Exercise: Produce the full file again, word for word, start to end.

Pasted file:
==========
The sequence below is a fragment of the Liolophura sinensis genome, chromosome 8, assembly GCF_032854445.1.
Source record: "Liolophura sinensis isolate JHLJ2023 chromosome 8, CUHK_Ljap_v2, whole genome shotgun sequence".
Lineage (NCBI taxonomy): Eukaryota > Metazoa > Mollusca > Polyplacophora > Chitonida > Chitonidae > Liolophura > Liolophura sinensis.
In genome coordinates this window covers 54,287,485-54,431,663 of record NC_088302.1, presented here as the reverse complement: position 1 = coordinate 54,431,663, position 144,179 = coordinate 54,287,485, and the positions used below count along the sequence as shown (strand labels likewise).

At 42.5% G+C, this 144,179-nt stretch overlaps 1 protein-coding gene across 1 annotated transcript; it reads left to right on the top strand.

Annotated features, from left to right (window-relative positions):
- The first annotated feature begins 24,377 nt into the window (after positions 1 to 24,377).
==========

The sequence below is a fragment of the Liolophura sinensis genome, chromosome 8, assembly GCF_032854445.1.
Source record: "Liolophura sinensis isolate JHLJ2023 chromosome 8, CUHK_Ljap_v2, whole genome shotgun sequence".
Lineage (NCBI taxonomy): Eukaryota > Metazoa > Mollusca > Polyplacophora > Chitonida > Chitonidae > Liolophura > Liolophura sinensis.
In genome coordinates this window covers 54,287,485-54,431,663 of record NC_088302.1, presented here as the reverse complement: position 1 = coordinate 54,431,663, position 144,179 = coordinate 54,287,485, and the positions used below count along the sequence as shown (strand labels likewise).

At 42.5% G+C, this 144,179-nt stretch overlaps 1 protein-coding gene across 1 annotated transcript; it reads left to right on the top strand.

Annotated features, from left to right (window-relative positions):
- The first annotated feature begins 24,377 nt into the window (after positions 1 to 24,377).